i also have a lot of other types of glass wear....

    martini's.... pilsners... pints... buckets... snifters (with sierra nevada's 30th anniversary logo)... and shot glasses from everywhere!...

    but i'm a bartender who loves to entertain...... and i probably have too many glasses....

    Jun 25, 2010 at 12:52 PM


  • Zwecklos -- das Leben -- ohne Duralex.

    Jun 29, 2010 at 8:50 AM


  • Snooth User: Gregory Dal Piaz
    Hand of Snooth Voice of Snooth
    89065 222,189

    Hi Andrea,

    I've sent you a message.

    Thanks for coming in and offering our community such a great deal on your glassware!

    Jul 01, 2010 at 10:21 AM


  • Snooth User: Sybarite
    248668 3

    Here's a thought-- Ikea markets a nice Bordeaux style wine glass for about $2.50 each. Rolled lip but generous bowl. Love them for the everyday and for parties with my fellow Sybs. And when they break-- of course they do-- who cares as long they are empty! Yes we have Riedel-- but those Ikea glasses get a lot more PT (playing time) than the Riedel. Sorry, I can't do the tumbler thing-- I need to sniff the stuff.

    Speaking of sniffing-- left nostril, right nostril or both?

    Jul 16, 2010 at 5:20 PM


  • Snooth User: Chas1
    129216 2

    Ah come on, I just sit back with a good bottle of wine (even some dago reds are not bad) and enjoy the grape. A cheap glass is just fine with me!

    Dec 01, 2010 at 8:53 PM


  • Snooth User: Chas1
    129216 2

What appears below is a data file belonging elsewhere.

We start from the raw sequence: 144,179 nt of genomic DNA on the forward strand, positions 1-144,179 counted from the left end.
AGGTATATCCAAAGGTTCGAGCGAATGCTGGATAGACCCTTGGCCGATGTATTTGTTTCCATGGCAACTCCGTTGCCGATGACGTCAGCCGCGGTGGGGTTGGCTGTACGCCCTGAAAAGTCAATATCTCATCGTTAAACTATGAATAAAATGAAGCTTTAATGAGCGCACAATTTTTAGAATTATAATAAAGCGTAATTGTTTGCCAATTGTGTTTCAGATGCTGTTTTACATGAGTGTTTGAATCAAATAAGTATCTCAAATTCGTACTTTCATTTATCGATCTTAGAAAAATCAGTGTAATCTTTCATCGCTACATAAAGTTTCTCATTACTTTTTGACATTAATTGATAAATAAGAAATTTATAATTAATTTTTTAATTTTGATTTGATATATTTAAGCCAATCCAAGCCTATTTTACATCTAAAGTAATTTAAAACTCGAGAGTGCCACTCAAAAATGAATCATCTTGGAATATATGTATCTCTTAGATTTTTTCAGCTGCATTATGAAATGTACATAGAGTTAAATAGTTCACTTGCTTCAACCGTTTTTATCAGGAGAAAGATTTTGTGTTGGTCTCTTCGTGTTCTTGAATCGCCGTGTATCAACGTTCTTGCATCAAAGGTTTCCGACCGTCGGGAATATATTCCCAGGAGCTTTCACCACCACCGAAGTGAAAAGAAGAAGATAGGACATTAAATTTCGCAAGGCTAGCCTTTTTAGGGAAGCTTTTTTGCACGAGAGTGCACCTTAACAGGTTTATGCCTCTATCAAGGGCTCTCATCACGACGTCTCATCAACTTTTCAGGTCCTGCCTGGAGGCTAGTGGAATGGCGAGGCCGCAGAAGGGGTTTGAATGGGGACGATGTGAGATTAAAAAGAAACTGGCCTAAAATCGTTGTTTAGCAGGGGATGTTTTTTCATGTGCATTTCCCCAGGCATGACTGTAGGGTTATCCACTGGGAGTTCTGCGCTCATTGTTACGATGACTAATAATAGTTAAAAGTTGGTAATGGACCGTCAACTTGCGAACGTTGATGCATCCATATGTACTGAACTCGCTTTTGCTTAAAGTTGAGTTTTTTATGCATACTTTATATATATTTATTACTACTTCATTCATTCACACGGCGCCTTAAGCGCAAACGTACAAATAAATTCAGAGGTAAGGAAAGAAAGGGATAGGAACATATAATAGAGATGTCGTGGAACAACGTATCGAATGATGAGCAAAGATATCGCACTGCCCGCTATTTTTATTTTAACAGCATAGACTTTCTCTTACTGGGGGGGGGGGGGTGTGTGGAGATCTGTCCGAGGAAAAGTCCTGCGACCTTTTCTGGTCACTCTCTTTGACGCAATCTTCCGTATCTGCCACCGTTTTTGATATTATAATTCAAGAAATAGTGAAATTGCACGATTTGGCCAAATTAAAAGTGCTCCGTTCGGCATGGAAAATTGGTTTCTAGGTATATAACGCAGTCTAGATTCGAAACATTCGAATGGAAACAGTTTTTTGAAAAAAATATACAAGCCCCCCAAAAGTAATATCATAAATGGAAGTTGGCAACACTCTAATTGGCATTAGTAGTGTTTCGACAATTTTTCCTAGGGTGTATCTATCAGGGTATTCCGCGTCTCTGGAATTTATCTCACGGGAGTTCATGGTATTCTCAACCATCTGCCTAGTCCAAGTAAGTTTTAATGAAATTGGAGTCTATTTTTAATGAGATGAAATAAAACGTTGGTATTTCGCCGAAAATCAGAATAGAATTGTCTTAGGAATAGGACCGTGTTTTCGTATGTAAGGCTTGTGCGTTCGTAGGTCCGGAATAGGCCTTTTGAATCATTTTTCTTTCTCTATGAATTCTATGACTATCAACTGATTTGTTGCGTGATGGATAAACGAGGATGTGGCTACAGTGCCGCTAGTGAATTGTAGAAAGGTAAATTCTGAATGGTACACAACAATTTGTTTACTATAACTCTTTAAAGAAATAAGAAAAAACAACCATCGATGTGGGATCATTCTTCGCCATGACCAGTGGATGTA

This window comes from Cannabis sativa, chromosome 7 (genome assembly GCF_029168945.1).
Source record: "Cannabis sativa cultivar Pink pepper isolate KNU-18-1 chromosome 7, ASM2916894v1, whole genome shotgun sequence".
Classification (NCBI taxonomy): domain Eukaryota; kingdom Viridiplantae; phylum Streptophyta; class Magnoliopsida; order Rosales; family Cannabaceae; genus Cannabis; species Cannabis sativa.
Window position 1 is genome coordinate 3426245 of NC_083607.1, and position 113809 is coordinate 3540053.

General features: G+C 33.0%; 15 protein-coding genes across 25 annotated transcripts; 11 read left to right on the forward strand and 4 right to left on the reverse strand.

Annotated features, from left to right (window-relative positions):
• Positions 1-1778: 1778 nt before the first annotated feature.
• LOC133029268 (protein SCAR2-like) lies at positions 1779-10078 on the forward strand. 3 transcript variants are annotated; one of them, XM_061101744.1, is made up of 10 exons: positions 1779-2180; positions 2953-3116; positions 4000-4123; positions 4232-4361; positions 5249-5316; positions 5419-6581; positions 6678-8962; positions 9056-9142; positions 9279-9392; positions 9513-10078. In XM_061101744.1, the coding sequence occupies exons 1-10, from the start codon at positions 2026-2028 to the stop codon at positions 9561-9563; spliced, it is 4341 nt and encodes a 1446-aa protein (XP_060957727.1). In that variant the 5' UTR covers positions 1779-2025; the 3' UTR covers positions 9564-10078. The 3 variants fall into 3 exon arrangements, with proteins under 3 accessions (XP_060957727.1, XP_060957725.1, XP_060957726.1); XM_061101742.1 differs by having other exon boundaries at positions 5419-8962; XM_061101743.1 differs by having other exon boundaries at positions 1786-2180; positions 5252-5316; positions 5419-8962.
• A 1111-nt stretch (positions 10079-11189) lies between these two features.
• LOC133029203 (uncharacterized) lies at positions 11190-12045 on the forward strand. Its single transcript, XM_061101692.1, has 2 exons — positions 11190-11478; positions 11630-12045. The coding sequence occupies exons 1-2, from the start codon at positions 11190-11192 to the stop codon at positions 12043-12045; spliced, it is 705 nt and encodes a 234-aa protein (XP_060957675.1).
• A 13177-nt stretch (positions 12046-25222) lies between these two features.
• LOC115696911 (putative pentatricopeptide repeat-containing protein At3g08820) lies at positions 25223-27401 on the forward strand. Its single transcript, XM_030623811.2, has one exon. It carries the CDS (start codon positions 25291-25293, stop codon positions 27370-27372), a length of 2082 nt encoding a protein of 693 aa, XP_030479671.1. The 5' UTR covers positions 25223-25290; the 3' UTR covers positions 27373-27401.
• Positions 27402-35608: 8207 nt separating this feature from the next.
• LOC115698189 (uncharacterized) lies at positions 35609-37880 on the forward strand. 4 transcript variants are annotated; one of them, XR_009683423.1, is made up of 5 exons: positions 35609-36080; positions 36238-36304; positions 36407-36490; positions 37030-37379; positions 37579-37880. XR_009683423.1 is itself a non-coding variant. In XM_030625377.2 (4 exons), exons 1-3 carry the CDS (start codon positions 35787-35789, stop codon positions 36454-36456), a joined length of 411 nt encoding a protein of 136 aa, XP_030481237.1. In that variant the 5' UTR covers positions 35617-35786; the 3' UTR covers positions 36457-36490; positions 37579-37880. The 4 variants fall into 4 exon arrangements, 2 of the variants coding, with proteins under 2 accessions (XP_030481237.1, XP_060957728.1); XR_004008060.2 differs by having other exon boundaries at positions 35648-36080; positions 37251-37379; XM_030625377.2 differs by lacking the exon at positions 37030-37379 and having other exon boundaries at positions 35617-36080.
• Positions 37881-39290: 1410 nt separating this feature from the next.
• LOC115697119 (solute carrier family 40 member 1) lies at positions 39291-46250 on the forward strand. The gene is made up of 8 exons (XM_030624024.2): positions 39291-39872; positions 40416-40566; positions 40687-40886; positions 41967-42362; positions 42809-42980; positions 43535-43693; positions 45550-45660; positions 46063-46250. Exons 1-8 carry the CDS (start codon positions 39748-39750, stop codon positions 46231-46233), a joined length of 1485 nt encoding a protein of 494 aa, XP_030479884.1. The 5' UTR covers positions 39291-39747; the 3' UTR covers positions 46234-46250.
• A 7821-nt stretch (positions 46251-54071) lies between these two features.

All I can say is "Oh brother". I like to just pour my self a good glass of wine (even dago red) and sit back and enjoy it. None of that fo, fo stuff for me! I buy a lot of my glasses at Crate and Barrel.

    Dec 01, 2010 at 9:13 PM


  • Snooth User: Dr Denbo
    150771 1

    Thanks for dispelling the myth of the stemware-specific wines! I have to admit that sometimes I just use a Belgian beer goblet that is only similar in shape to a burgundy bowl, and it seems to work just as well as my fancy Riedel O-series crystal.

    Dec 03, 2010 at 3:32 PM


  • Snooth User: tjstaff
    817408 20

    I'll resurrect this thread which has some great information. I happen to agree with Greg...personally, wine glasses that get used the most frequently must go in the dishwasher.

    Haven spoken with a number of restaurant operaters lately who agree with the IKEA/Crate & Barrel comments. As one mid-price restaurant owner told us, "IKEA has a ready supply...price is right...and if they break (they ALL break), I don't worry." For a few pennies more, the Crate & Barrel selection is a pretty good option for restaurants, also.

    Question is: does it matter to the guests who buy the wine?

    Apr 11, 2011 at 11:27 AM


  • Drinking a good wine in a bad glass is like miking love to a beautiful female with the light turned off!

    Feb 25, 2012 at 4:05 AM


  • eliptitude or the arc /angle of the rim is key that is what George Reidel discovered and spent yrs researching. I .had the privilege of attending a glass demonstaration with him in London many years ago. Thickness of glass, lead content, blown or molded bowl, blown or molded stem. tapered or ridged base. surface area of wine at optimium fill. how the glass funnels the vapors

    then cleaning and drying significant.

    do not underestimate how important glassware is

    May 16, 2012 at 7:26 PM